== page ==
Falk has handled seven capital murder cases, and more than homicide cases at the State and Federal, District Court and Appellate Court levels. In , Mr. State of Kansas, et al.
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The lawsuit was on behalf of all persons in the custody of the Secretary of Corrections who were, for the first time that year, forced to submit DNA samples to the KBI Lab. Falk served on the committee for more than 10 years, and served as chair of the Strike Force for five years.
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During this time, Mr. He also successfully represented an attorney at both the District Court level and before the Kansas Supreme Court, in State v.
We also consider that, among other things, F. Davis v. This focus on Henderson, specifically with an eye toward prosecuting him, is corroborated by events after the interview. Cherney attempted to reach Henderson but was unsuccessful for 8 months. During that time, neither he nor Chandler attempted to interview anyone else or locate other possible perpetrators, whether pursuing the information given by Mother's interview or otherwise.
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Indeed, before even interviewing Henderson, Cherney prepared and signed his affidavit that asserted he had probable cause to believe Henderson committed the offense. In addition to the facts we have already outlined as comprising part of our testimonial analysis, we also consider that Cherney and Chandler are government employees. While Chandler, the main interviewer, was an SRS employee, she could be considered an agent of law enforcement. Additionally, the interview was conducted in a government building see Crawford v. See K. Crawford, U. There was no emergency; F. As part of this calculus, we also find it important to consider that Cherney, a detective, was continuously involved in the process from the start.
He took the initial information on March 6 and apparently was the one who asked Mother and F. He was involved in both the interview of Mother and of F. Afterward, he was involved in the decision to not interview or attempt to locate anyone besides Henderson. He was also involved in the attempts to locate Henderson and in the interview of Henderson.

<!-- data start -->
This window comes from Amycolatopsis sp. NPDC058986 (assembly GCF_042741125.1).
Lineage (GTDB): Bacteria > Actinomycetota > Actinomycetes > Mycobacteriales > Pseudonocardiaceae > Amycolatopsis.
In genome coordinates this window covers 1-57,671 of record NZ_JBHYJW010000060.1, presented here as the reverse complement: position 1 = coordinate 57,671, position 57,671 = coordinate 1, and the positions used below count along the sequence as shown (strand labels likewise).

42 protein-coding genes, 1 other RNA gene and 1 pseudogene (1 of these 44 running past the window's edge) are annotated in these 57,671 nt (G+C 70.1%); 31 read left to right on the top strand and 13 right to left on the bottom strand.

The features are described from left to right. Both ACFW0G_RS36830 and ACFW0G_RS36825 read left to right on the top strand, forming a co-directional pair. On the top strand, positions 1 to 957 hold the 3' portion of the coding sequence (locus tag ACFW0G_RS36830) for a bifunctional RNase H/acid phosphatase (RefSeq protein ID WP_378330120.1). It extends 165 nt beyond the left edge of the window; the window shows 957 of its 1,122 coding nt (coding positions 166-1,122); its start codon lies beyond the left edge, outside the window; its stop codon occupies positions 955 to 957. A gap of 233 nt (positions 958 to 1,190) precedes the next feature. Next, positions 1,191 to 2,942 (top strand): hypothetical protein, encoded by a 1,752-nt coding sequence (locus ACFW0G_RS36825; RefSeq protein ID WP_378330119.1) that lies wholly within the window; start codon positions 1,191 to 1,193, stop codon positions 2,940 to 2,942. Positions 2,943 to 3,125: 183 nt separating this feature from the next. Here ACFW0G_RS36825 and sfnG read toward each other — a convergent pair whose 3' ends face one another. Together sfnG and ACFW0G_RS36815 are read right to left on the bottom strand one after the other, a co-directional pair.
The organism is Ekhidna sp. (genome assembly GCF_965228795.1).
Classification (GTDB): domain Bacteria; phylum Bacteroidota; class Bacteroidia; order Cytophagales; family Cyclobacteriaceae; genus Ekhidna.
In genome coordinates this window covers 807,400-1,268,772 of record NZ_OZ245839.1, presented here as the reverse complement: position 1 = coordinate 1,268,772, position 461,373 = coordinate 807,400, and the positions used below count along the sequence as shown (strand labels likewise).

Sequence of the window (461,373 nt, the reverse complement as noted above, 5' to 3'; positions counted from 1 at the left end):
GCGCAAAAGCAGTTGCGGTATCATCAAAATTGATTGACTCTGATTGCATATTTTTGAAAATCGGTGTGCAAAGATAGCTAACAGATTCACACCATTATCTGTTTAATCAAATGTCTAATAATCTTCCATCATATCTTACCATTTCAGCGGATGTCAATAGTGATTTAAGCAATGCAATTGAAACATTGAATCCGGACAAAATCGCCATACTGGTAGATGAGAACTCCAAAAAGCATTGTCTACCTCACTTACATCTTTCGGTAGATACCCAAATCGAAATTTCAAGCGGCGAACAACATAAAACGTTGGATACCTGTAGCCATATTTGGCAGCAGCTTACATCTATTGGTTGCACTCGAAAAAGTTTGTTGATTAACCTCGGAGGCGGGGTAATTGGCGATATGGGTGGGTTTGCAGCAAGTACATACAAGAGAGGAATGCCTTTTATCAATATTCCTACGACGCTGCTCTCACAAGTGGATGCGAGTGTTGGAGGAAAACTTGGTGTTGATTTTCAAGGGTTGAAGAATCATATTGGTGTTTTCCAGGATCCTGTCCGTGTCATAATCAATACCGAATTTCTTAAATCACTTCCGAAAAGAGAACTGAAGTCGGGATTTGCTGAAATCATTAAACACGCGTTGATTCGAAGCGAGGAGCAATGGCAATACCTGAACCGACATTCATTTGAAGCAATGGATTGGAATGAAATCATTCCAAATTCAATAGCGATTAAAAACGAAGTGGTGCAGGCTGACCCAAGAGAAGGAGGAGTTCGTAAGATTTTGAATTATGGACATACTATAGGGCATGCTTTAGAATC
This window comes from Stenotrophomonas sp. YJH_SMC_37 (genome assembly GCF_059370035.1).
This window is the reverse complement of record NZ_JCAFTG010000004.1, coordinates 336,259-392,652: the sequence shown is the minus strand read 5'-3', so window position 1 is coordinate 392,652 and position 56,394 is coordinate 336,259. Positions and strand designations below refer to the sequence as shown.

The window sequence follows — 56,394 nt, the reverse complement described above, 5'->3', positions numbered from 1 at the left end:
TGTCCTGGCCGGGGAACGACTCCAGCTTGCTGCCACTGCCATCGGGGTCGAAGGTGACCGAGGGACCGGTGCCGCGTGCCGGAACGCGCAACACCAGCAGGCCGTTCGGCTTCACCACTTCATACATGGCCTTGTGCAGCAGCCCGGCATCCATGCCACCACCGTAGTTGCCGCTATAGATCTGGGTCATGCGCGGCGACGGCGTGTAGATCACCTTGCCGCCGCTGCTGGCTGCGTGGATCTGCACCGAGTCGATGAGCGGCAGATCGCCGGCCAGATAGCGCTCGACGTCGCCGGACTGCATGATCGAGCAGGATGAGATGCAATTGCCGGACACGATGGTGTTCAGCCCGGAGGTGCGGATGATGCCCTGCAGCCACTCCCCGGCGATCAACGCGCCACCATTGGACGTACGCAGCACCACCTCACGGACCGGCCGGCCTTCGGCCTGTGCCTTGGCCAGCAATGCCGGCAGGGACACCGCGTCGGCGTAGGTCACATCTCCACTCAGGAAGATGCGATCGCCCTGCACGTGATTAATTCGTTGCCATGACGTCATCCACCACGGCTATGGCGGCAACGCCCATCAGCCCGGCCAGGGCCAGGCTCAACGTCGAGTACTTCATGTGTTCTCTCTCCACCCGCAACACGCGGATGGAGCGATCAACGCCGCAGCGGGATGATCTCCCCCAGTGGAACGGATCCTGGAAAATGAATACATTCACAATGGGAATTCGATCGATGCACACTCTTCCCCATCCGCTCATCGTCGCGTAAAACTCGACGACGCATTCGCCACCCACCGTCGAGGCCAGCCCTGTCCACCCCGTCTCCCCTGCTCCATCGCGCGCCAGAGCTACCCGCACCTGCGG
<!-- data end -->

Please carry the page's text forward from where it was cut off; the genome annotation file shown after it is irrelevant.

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Finally, Cherney drafted the affidavit of probable cause which directly led to Henderson's arrest. In short, his participation in F. While this amount of participation may be allowed, and even be encouraged by the statutes, e. We also consider the similar facts, rationale, and holding of State v. Justus is of particular guidance because it concerns a Confrontation Clause issue not only involving a young victim of abuse, but also because it was decided post- Davis and used a Davis -based analytical model.
The Missouri Supreme Court characterized the analysis in Davis as "[a]pplying an objective, totality of the circumstances" test.
There, defendant allegedly molested his 3-year-old daughter. It allowed into evidence several of her hearsay statements told to others, including a videotape interview by a social worker. On appeal, the defendant alleged a violation of his confrontation rights.
The mother testified that after her daughter returned home from visitation with her father, she wet her bed and was afraid to sleep. The grandmother testified that the girl rubbed her private area and said she did it because daddy "rubs me there. The grandmother took the girl, then 4, to an office where she met with Cynthia Debey, who investigates child abuse and neglect for the division of family services. Debey interviewed the girl in a visitation room and asked if the girl had anything to tell her about what her father had done.
The girl then described certain sexual acts and said that she knew Debey would protect her from her father. Estes performed forensic interviews of children alleging abuse and provided counseling, assessment, and evaluation services. Like the present case, the girl was shown diagrams of female and male figures and described several private parts. The Missouri Supreme Court found that in both the Debey and Estes interviews, the girl's statements were made in a formal setting in a question-and-answer format.
It further found that her statements to Debey were made as part of a government investigation of a hotline call and were made in a governmental facility. In Estes' words, this meant an official interview done for law enforcement. The court further found that the Estes interview was performed to preserve the girl's testimony for trial; once she began to disclose abuse details, Estes escorted her to another room for the sole purpose of recording the conversation.
It also found that Estes, and even the girl based upon her statement to Estes that she would tell a judge what her father had done , were aware of the purpose of the interview. The court rejected the State's assertion that the girl's statements were in the middle of an "ongoing emergency" because the evidence showed she was not in any immediate danger; she was speaking about past events.